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Internet of Things and Entertainment - The Smart Arena

Charlie Key
Charlie Key 3 minute read

We all love our live entertainment. From sporting events to music concerts to monster truck rallies, arenas and stadiums entertain of tens of thousands of visitors day in and day out in an industry that has expanded to over $5 billion in North America alone. Yet visitor safety and customer experience are set to improve dramatically as venues begin to adopt new technology that allows a more connected experience.

IMG_20151008_233724917-166309-edited.jpgThe living room couch may no longer be the “best seat in the house.” Instead, the game or the concert could be best experienced with the weatlth of information in the palm of your hand. Here's just a few of the ways entertainment venues are looking to wow visitors by embracing connected devices and the Internet of Things.

Enhancing the Fan Experience with Smart Sports

Sensors are already starting to be placed in a players’ equipment to track location, speed and impact in a way that avoids inhibiting the players' mobility and movement. The National Football League (NFL) is currently experimenting this concept.

The sensors that are being tested send out wireless signals that are picked up by receivers located around the stadium. The receivers collect and aggregate the data for each player and store the big data in the cloud. From there, the fans can see detailed stats about players’ movements whenever they watch a replay of their favorite players. This could also theoretically be applied in the equipment of hockey players since they use similar padding. In sports where protection is more minimal like soccer and baseball, sensors can be placed in cleats.

With the broader stadium WiFi network, the stadium operators themselves could also better serve the fans in terms of convenience and security. Fans can keep track of wait times for cues at concessions and restrooms. This not only makes for a better experience, it also leads to higher concessions for the venue due to less time standing in line and more purchasing food and drinks.

Creating a Wow for Concert Goers

thousands-of-fans-evacuated-as-heavy-winds-in-chicago-threaten-music-fest.jpgThe same convenience and security services that can be used for sports events could also be used at concerts within stadiums and arenas. In addition to that, the Internet of Things can turn concerts into amazing experiences. For example, if you are far away from the main stage, tech company VideoStitch enables GoPro cameras to live stream a concert. A user could use the WiFi network of the stadium to access the stream and watch a close-up of their favorite artists on their mobile device.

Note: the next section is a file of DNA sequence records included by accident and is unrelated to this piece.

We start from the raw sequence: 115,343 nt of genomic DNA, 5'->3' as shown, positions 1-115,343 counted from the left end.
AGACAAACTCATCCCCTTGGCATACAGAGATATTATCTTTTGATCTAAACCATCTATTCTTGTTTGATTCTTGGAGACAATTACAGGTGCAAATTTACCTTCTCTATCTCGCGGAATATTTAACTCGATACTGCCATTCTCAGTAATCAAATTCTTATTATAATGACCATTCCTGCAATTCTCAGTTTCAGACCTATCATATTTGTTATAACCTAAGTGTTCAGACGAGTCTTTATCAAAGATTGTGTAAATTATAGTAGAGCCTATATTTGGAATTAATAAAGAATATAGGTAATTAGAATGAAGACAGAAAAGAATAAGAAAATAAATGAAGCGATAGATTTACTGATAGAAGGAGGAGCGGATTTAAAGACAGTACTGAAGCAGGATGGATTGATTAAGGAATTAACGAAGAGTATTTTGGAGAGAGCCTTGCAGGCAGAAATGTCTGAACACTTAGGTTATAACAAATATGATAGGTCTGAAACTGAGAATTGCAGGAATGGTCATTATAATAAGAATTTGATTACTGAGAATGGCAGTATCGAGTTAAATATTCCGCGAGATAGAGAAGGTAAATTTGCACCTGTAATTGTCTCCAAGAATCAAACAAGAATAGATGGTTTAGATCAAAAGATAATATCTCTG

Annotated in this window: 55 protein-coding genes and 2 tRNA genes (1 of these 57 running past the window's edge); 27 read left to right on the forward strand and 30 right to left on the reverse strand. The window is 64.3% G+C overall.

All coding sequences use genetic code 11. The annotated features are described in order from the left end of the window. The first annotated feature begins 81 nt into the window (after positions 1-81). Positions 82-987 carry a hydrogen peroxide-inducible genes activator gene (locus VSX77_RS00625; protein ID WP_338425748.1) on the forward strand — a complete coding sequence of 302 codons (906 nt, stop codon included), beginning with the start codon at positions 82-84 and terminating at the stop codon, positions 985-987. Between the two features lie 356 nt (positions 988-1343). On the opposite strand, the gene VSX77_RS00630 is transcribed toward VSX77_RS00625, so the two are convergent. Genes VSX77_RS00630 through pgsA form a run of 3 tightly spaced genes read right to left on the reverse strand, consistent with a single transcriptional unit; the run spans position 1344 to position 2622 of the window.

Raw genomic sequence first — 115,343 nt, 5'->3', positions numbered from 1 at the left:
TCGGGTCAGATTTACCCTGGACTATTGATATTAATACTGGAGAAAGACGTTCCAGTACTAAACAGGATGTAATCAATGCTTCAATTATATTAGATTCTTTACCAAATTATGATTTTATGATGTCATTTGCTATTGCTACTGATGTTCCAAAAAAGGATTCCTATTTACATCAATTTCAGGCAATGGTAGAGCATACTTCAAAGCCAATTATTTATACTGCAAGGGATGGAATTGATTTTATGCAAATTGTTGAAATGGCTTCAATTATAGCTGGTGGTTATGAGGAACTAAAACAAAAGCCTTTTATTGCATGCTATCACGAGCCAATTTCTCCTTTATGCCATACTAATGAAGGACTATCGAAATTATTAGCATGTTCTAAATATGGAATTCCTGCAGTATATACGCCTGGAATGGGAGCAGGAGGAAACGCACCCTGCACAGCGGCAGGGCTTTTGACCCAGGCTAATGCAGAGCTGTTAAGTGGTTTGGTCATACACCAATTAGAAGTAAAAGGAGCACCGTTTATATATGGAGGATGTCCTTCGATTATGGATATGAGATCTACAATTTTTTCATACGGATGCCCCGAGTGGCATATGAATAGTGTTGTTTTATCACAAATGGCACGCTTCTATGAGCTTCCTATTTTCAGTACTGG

The promise of the IoT has even caught the attention of Taylor Swift in a recent concert. The concert-goers received glow-in-the-dark wristbands upon entry. The wristbands used wireless technology to glow a certain color according to the song sung by Swift. Wristbands built by French company Lucie Labs change color and flicker in accordance with the user’s movement and the music. This wearable technology could be especially useful for electronic music concerts that are characterized by light shows and glow-in-the-dark clothing.

The Future is Limitless

While still in the beginning stages, the adoption of the Internet of Things in stadiums and arenas isn't far away. Sensors and devices are currently being tested, and the viability of the solutions is very promising. Most stadiums are not yet equipped to provide WiFi to tens of thousands of users at the same time. Levi’s Stadium in Santa Clara, CA has been recognized bringing the IoT to its fans.

Someday, the technology may become the key to encouraging sports and music fans alike to turn off their laptops, get off the couch, and spend an afternoon or a night out with friends and family.

Have ideas on how to change the future of entertainment? Let us know in the comments.

Charlie Key

CEO and Co-founder of Losant and Lover of all things technology.